and could be tomorrow morning’s regret
tonight is last night’s dream
make it special, don’t you see
in the flicker of an eyelash
it’becomes tomorrow night’s memory
time is always happenin’
it’s best you use it well
you’ll run out of it all too soon
and it’ll be gone, truth to tell.

Don’t get above your raisin’, child
remember who you are
keep your feet firmly grounded,
but hitch your wagon to a star
and when you reach your end of time
look back filled with pride
having savored the journey
and enjoyed an incredible ride.

Wednesday, June 10, 2020


Wednesday Scribblings, and we’re asked
to be inspired by a play list choice.  I
chose “For What It’s Worth” by Buffalo
Springfield, struck by how timely it is,
as if written today. This newspaper headline
is from 1968, and could be today. Sadly, it
seems we’ve learned nothing in all these years. 
Submitted to  Poets and Storytellers United,
May 10, 2020

Stop, hey, what’s that sound
Everybody look what’s going down

A rhousand people in the street
Carrying signs and singing songs

There’s a man with a gun over there
Telling me I got to beware

Mothers cry and sons die
We’re living 1967

Sixty years of learning nothing
Empty promises of doing something

We cry JUSTICE! Weed out hate!
Pray for change before it’s too late

Monday, June 8, 2020


It's Prosery Monday, and Merril has given us
a phrase from a poem by Gwendolyn Brooks
about which we're to fashion flash fiction up
to or exactly 144 words.  The phrase is "we
go in different directions down the imperturbable
Submitted May 8, 2020
We were the best of friends, we were the best of lovers in that magic time.  Exchange students from two different worlds , we met and fell madly in love.  As if we’d entered our very own version of Brigadoon. the golden days passed in a passionate trance with no thought of tomorrow…..until we reached the day when reality struck.  It was time to return to our two different worlds.  With tearful promises to meet again, we go in different directions.   Down the imperturbable street, blinded by tears, I made my way to the bus station, the airport and home.   For a time we stayed in touch, then distance frayed the fabric of our passionate interlude, and it is now, in my sunset years, in an evening reverie,  my thoughts return and I wonder, does he ever think of me?  

Sunday, June 7, 2020


Writers' Pantry #23, and we learn the
story of Joel's Legacy Tree.  In honor
of the Legacy Tree, this is a reprise
of my poem inspired by Wallace Stevens
"13 Ways of Looking at a Blackbird".
When I see an old tree, I always wonder
about the stories it could tell.  Perhaps
this is the story of an old oak.

It falls from high,    
small, brown, inconspicuous,    
containing promise of mighty oak 
Now a seedling,     
young roots seeking sustenance  
growing strong and tall   
fulfilling destiny      
Shield from summer sun.    
Dappled shade 
on cool green grass. 
Natives gather beneath.   
Dense leaves provide shelter   
from summer storm    
Feathered inhabitants
find welcome homes
and raise voices in song

Now standing sentinel
beside pioneer cabin
amid fresh young dreams.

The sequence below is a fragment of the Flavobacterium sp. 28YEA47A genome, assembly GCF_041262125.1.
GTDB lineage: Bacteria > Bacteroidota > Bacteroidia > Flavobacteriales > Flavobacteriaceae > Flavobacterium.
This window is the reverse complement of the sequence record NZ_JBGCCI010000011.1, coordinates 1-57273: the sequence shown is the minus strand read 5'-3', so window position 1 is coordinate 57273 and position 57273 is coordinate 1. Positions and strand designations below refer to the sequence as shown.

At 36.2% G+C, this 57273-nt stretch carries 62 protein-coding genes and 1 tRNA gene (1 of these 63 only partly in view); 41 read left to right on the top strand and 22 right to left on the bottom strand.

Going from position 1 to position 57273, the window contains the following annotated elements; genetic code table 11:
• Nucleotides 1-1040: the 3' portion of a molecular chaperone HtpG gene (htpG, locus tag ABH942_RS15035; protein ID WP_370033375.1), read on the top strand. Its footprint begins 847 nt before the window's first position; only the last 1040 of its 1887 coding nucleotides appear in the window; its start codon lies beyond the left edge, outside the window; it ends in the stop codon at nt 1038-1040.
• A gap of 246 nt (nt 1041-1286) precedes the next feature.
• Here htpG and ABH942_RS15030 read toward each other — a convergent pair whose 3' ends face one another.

The child swings
from sturdy limb
happy and secure

In soft rustles of night
a quiet “who who”
of resident owl

Taller still, rooted deep
scarred by time
cloaked in history.

Dressed in colors
glorious red
russet and gold

Now naked in winter winds
limbs akimbo. 
colors pooled below

Stark shadow cast on snow
like tentacles
seeking warmth

Now tinged with green
bursting with life anew
The cycle continues.

Sunday Muse #111

Sunday Muse #111, and Chrissa has
provided the image by Alexandra
Dillon  for inspiration.
Submitted June 7, 2020

my nation grieves
protests erupt
into violence and destruction
our leader only serves
to fan the flames

I am only one,
praying for justice
and equality
Where do I fit in?

Thursday, June 4, 2020


Weekly Scribblings at Poets and
Storytellers United.  Our theme is
discipline.  My father pronounced
It de-SIP’-lin..  Either way, it’s a
difficult taskmaster!
Submitted  June 4, 2020

It’s such an easy recipe
sweetened condensed milk
24 oz of chocolate chips
dash of vanilla, melt, stir
and pour.  Cool til set.  

I am strong
I am disciplined
I can limit myself to
   one small piece a day…
   Tomorrow calls my name…

Clock hands move slowly
FINALLY midnight! It’s tomorrow!
One more small piece
I am strong, I am disciplined
WHEW!  I made it!

Tuesday, June 2, 2020


Sarah is hosting Poets' Pub this week
and our topic of choice is rain.  I lapsed
into prose!
Submitted to dVerse
June 2, 2020

The song says "Rainy days and Mondays always get me down”, but not me!  As early as I can remember, I’ve loved rain.  In our part of the Illinois prairie, you could see the spring rain clouds building from miles away over the vast flatness, their skirts billowed out like great clucking mother hens.  By the time they reached the far edge of the corn field beside the house, you could see the leading edge of the curtain of rain. The distant patter on the corn leaves crescendoed to a wonderful rat-a-tat as the first big splats set off spurts of dust in the barnyard.  Ah, the wonderful earthy, fresh, pungent smell of rain!  Summer storms were wonderful too.  Sometimes the distant sky turned almost black, the clouds rolling and tumbling, shaking themselves free of lightning bolts that arced to earth over the dark green fields, the distant rumbling thunder building to bone-jarring cracks that accompanied spectacular electrical displays as the storm moved overhead.  Majestic. Magnificent.  I don’t remember fear, only awe, and somehow reassurance that I was part of a greater scheme of things. While I’ve lived my adult life in cities, rainy days always take me back to those prairie rains.